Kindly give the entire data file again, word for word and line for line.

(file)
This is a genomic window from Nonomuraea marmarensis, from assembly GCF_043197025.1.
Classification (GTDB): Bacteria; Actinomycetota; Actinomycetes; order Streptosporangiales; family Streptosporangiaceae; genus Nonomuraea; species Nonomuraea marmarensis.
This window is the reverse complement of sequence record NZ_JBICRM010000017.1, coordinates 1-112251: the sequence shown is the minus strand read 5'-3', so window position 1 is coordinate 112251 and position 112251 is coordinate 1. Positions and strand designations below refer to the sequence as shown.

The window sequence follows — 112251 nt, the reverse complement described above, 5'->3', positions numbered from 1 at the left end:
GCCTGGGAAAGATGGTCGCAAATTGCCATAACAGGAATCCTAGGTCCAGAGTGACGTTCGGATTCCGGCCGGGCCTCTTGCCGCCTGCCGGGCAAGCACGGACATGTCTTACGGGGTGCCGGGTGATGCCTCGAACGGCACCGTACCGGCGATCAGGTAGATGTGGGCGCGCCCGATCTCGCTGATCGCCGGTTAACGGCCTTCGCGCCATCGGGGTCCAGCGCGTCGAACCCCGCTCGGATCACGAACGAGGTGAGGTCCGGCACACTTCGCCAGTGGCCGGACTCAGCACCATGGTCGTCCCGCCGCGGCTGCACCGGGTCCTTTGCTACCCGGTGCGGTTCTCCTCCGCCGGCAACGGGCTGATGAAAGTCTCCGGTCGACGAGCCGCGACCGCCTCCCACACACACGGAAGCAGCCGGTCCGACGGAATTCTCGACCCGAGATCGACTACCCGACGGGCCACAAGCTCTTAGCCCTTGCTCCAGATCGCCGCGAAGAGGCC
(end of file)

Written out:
This is a genomic window from Nonomuraea marmarensis, from assembly GCF_043197025.1.
Classification (GTDB): Bacteria; Actinomycetota; Actinomycetes; order Streptosporangiales; family Streptosporangiaceae; genus Nonomuraea; species Nonomuraea marmarensis.
This window is the reverse complement of sequence record NZ_JBICRM010000017.1, coordinates 1-112251: the sequence shown is the minus strand read 5'-3', so window position 1 is coordinate 112251 and position 112251 is coordinate 1. Positions and strand designations below refer to the sequence as shown.

The window sequence follows — 112251 nt, the reverse complement described above, 5'->3', positions numbered from 1 at the left end:
GCCTGGGAAAGATGGTCGCAAATTGCCATAACAGGAATCCTAGGTCCAGAGTGACGTTCGGATTCCGGCCGGGCCTCTTGCCGCCTGCCGGGCAAGCACGGACATGTCTTACGGGGTGCCGGGTGATGCCTCGAACGGCACCGTACCGGCGATCAGGTAGATGTGGGCGCGCCCGATCTCGCTGATCGCCGGTTAACGGCCTTCGCGCCATCGGGGTCCAGCGCGTCGAACCCCGCTCGGATCACGAACGAGGTGAGGTCCGGCACACTTCGCCAGTGGCCGGACTCAGCACCATGGTCGTCCCGCCGCGGCTGCACCGGGTCCTTTGCTACCCGGTGCGGTTCTCCTCCGCCGGCAACGGGCTGATGAAAGTCTCCGGTCGACGAGCCGCGACCGCCTCCCACACACACGGAAGCAGCCGGTCCGACGGAATTCTCGACCCGAGATCGACTACCCGACGGGCCACAAGCTCTTAGCCCTTGCTCCAGATCGCCGCGAAGAGGCC